behalf of their country and the cause of justice, humanity, and the enforcement of the laws.
I have the honor to remain, very respectfully, &c.,
Major, Commanding Sixty-sixth New York Volunteers.
Captain GEORGE W. JONES,
Actg. Asst. Adjt. General Third Brigade, First Division.
Numbers 92. Reports of Colonel John R. Brooke, Fifty-third Pennsylvania Infantry, commanding fourth Brigade.
HDQRS. FOURTH BRIG., FIRST DIV., SECOND ARMY CORPS,
Bivouac near Thoroughfare Gap, Va.,
June 23, 1863.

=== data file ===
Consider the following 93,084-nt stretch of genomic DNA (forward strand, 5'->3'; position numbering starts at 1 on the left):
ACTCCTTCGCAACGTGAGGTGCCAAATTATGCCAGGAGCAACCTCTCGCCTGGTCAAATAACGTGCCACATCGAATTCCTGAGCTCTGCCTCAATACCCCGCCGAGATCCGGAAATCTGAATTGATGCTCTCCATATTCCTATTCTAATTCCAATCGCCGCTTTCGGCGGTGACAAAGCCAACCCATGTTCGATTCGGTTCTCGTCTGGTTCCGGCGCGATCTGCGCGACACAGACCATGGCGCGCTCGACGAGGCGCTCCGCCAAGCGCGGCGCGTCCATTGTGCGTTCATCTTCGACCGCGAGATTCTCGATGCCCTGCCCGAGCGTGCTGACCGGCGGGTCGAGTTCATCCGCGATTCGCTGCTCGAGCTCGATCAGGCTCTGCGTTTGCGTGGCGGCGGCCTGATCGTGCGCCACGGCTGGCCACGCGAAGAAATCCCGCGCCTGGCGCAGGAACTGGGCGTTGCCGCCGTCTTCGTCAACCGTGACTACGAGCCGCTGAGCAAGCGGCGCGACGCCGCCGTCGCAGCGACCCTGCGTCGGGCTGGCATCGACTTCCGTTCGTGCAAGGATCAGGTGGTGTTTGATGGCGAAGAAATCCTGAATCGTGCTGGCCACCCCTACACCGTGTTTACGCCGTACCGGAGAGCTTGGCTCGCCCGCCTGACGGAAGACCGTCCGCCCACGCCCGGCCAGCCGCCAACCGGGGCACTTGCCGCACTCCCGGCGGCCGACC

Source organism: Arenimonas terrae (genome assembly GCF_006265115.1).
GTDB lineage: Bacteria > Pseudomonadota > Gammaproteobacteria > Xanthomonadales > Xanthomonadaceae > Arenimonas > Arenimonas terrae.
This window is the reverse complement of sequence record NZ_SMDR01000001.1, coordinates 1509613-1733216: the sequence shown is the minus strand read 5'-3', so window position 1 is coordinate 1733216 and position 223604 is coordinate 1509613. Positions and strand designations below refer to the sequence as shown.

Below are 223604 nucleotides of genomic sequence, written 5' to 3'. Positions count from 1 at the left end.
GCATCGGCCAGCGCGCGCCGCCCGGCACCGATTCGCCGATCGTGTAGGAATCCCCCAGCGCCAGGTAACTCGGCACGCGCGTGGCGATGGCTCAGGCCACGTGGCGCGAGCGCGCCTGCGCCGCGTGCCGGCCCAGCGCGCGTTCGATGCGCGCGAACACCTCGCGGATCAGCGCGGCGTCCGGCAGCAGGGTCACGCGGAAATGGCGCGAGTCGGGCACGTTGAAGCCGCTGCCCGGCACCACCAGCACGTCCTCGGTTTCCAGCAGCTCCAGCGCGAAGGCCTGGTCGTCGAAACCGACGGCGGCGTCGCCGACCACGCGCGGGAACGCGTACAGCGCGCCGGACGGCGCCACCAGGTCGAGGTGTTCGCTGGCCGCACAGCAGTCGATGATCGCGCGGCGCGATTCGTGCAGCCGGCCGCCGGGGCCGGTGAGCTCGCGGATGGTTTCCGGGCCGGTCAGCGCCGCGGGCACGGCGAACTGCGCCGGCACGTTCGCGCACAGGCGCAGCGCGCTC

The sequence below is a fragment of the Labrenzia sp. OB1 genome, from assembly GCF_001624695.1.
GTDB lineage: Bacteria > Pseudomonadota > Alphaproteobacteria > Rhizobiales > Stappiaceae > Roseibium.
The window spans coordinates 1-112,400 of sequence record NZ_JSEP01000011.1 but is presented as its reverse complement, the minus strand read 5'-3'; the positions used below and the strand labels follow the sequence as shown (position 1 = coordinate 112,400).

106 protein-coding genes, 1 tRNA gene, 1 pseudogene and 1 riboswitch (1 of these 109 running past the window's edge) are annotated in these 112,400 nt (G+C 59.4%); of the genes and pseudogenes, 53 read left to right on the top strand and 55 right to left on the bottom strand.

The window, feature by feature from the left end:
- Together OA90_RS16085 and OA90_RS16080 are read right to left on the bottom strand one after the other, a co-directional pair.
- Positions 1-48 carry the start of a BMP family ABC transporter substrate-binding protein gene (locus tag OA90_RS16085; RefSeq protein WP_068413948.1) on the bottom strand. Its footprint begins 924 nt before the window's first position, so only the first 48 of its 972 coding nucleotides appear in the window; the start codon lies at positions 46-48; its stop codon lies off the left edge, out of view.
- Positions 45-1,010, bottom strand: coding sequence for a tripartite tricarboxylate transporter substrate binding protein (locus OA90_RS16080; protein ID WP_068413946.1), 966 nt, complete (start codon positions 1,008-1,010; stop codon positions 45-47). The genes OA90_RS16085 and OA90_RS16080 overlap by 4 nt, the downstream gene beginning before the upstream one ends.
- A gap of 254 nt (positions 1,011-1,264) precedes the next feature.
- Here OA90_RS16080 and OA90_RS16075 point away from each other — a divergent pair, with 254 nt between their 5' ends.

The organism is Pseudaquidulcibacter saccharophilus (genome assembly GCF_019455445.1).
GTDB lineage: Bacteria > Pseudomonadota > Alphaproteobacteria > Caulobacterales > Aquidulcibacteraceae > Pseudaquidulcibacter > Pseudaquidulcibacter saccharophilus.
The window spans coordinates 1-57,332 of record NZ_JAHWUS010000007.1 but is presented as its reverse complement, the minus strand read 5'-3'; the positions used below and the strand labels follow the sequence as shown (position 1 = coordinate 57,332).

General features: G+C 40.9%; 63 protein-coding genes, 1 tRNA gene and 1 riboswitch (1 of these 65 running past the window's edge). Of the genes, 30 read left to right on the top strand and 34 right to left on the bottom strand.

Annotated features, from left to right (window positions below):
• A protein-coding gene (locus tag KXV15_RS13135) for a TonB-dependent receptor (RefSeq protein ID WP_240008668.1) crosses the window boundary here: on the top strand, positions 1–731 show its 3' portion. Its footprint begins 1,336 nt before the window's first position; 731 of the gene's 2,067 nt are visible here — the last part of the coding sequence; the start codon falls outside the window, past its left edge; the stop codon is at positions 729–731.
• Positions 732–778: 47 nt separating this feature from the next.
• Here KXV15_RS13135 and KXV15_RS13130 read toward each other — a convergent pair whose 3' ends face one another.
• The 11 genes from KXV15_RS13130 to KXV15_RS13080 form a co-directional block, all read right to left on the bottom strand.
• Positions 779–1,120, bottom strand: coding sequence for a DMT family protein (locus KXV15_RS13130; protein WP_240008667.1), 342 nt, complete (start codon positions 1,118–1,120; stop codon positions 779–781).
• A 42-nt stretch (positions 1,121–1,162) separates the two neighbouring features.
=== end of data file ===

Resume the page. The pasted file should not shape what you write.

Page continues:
SIR: In accordance with instructions received this day from headquarters First Division, I have the honor to make the following report of the operations of my command on the 14th and 15 the instant: At about 4 p. m. June 14, having previously received orders therefor from the major-general commanding corps, proceeded to Banks' Ford, arriving there about 6 p. m. the detachment under my command consisting of portions of the fifty-third pennsylvania, One hundred and forty-fifth Pennsylvania, Second Delaware, Sixty-fourth New York, Twenty-seventh Connecticut, and two pieces of artillery from Battery A, Fourth U. S. Artillery. The command was halted when near the ford, at a point as near as could be reached without being exposed to view. I at once moved forward with three of my regiments (Second Delaware, One hundred and forty-fifth Pennsylvania, and Sixty-fourth New York), and posted them to support the picket on duty there, consisting of the Fifty-second New York, commanded by Lieutenant-Colonel Freudenberg. In the wood to the rear of the first-mentioned regiment a battalion of the Eighth Pennsylvania Cavalry was bivouacked, under command of Captain Wickersham. In accordance with orders furnished me by the major-general commanding the corps, I proceeded when fully dark to withdraw the infantry pickets and post cavalry, with instructions to follow the infantry at the expiration of one and a half hours. The command having been collected, and joined by the Fifty-second New York, took up the line of march, and had reached within a short distance of the main Warrenton road, when Lieutenant W. D. W. Miller, aide-de-camp, arrived with orders to replace the infantry pickets at the ford, and move with the rest of the command to Berea Church, and occupy the cross-roads, at that point. The Fifty-second New york again took up the picket line at the ford, supported by the Second Delaware, the remainder of the detachment moving on to Berea Church, where the troops were put into position the artillery being posted to the best advantage to cover the roads. The detachment arrived at the church about 11 p. m. Having thrown out pickets, the men were permitted to sleep on their arms until, at or about 1. 30 a. m. Lieutenant Miller, aide-de-camp, arrived with orders to abandon the ford at once, and to move the whole detachment to Stafford Court-House, the choice of roads being left to my discretion.